Nathan Zuckerman, a promising 23-year-old author of short stories and protagonist of Philip Roth’s novel The Ghost Writer, is invited by the established storyteller E. I. Lonoff to his farmhouse, which overnight becomes a place of self-reflection for all those present—the two authors, Lonoff’s wife Hope and his former student Amy Bellette—, though the next morning doesn’t suggest any solutions for the conflicts, dissatisfactions, and wishes of the four protagonists and leaves things unconcluded.
Nathan hasn’t been talking to his father for three weeks after having been accused to do harm—by means of his latest story—not only to the family’s but to all the Jews’ reputation, which even led to him being blamed for anti-Semitism. While Nathan idolizes Lonoff and the kind of life he’s living, the elder is bored and annoyed by his writing existence, since he is doing nothing but turning around and around again the sentences he has composed, and hates any diversions and noises, any so-called pleasures imposed by the family life, any social duties, which only distract him from the process of writing. His wife Hope is fed up with feeling disruptive and superfluous, fed up with having no social life and pretending not to be there and not to have needs.
And last Amy, who doesn’t only consider Lonoff a fatherly teacher whom she owns a lot, but she actually is his lover and wants him to come with her to live in Europe. Attracted by her beauty and her mysterious air and curious to know about her past, Nathan imagines her to be Anne Frank—indeed he sees a slight resemblance—who did not die in the concentration camp like the whole world believes, but who is alive and decided to hide her existence in order to avenge »the motherless, fatherless, sisterless thing« she is: »I wanted tears, I wanted their Christian tears to run like Jewish blood, for me. I wanted their pity—and in the most pitiless way. And I wanted love, to be loved mercilessly and endlessly, just the way I’d been debased. I wanted my fresh life and my fresh body, cleansed and unpolluted. And it needed twenty million people for that. Twenty million ten times over«.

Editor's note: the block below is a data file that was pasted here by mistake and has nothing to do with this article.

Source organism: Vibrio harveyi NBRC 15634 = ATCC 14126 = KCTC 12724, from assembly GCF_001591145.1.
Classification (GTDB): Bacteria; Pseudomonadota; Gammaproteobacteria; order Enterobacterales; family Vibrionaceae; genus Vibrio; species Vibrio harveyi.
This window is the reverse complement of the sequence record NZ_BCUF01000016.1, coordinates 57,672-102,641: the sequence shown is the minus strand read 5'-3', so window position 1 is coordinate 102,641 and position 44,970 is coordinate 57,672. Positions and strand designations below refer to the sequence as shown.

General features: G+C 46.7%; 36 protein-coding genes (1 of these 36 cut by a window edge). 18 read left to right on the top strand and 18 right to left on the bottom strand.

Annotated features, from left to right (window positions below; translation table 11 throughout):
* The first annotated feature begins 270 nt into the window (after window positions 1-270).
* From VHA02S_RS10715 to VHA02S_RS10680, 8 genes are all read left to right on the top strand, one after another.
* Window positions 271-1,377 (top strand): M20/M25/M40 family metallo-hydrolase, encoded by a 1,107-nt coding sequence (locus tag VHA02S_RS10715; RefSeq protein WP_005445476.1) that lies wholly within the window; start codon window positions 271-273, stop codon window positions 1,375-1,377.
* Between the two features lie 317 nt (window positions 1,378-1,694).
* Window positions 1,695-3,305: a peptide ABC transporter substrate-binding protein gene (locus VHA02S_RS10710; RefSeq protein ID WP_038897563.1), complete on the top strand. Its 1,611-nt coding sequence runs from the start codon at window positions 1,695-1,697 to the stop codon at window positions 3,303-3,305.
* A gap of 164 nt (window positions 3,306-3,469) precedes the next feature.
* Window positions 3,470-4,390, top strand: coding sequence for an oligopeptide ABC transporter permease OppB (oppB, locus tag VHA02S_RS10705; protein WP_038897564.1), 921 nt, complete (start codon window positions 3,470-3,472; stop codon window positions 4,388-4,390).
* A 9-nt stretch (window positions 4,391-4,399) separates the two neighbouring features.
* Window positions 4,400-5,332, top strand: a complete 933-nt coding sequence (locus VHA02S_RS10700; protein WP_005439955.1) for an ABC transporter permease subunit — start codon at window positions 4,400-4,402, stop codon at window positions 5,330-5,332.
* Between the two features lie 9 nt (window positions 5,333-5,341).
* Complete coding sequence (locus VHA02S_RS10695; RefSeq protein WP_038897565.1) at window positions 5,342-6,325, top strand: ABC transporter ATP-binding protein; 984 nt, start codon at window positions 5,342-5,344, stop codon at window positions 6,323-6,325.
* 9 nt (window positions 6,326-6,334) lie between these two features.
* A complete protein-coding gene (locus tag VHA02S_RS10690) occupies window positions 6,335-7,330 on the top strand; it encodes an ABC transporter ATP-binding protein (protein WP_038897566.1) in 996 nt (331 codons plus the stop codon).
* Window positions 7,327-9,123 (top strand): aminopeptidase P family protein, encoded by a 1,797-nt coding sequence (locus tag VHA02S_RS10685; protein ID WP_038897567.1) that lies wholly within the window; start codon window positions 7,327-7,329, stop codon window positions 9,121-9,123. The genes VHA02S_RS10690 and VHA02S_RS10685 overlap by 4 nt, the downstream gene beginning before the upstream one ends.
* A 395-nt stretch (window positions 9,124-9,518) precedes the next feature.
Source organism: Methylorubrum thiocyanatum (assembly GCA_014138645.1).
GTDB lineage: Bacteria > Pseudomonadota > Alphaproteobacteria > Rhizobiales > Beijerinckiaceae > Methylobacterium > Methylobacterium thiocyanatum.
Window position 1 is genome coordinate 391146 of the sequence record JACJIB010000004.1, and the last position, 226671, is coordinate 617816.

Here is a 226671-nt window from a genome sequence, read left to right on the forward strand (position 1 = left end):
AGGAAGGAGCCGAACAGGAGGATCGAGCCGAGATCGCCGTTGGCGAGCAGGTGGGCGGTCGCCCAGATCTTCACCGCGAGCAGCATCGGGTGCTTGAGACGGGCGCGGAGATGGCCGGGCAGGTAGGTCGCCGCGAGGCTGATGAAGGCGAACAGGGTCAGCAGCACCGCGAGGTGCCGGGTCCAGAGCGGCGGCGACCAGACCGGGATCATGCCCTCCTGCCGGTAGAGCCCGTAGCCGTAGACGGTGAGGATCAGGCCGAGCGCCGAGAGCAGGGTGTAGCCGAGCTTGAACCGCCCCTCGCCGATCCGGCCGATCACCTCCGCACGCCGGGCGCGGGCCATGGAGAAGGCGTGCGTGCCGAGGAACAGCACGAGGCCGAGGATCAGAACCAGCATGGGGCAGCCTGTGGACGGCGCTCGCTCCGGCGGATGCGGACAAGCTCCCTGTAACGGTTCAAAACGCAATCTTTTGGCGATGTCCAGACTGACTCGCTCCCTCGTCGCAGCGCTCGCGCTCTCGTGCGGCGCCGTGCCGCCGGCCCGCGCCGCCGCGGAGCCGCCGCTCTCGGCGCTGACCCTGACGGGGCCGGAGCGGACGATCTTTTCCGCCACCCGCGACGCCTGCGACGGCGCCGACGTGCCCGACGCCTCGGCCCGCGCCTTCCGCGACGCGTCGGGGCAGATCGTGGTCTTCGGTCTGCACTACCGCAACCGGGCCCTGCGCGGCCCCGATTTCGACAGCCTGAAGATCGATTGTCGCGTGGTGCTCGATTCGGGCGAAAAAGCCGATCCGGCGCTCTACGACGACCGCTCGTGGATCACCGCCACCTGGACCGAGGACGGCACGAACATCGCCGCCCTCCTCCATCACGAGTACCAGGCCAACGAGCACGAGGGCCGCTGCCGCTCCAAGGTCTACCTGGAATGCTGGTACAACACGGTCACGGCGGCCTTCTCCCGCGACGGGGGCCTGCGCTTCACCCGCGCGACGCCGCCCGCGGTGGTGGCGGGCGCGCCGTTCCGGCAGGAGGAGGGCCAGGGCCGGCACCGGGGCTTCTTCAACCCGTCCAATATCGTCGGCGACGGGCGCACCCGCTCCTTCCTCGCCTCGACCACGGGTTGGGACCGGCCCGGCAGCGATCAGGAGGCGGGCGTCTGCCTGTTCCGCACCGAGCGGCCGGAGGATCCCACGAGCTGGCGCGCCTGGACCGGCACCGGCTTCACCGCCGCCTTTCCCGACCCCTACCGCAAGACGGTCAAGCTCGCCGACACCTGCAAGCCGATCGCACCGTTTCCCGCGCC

But when Nathan tries to make Amy-Anne reveal her secret, she doesn’t react in the way he expected or hoped her to, she’s elusive, and her story remains vague. As vague and unconcluded as everyone else’s story in this novel. The four protagonists are unsatisfied by their lives or by their current situations, and yet unable to change their conditions. The Ghost Writer, first published in 1979, is about identity—especially the American Jewish one—, about dealing with the own past and with history, about writing, the power of words, and the author’s responsibility to his subjects: motifs which recur in many Roth works.
Philip Roth: The Ghost Writer. Vintage, London 2005, 192 Seiten. / Philip Roth: Der Ghost Writer. Aus dem Amerikanischen von Werner Peterich. Rowohlt, Reinbek 2004, 240 Seiten.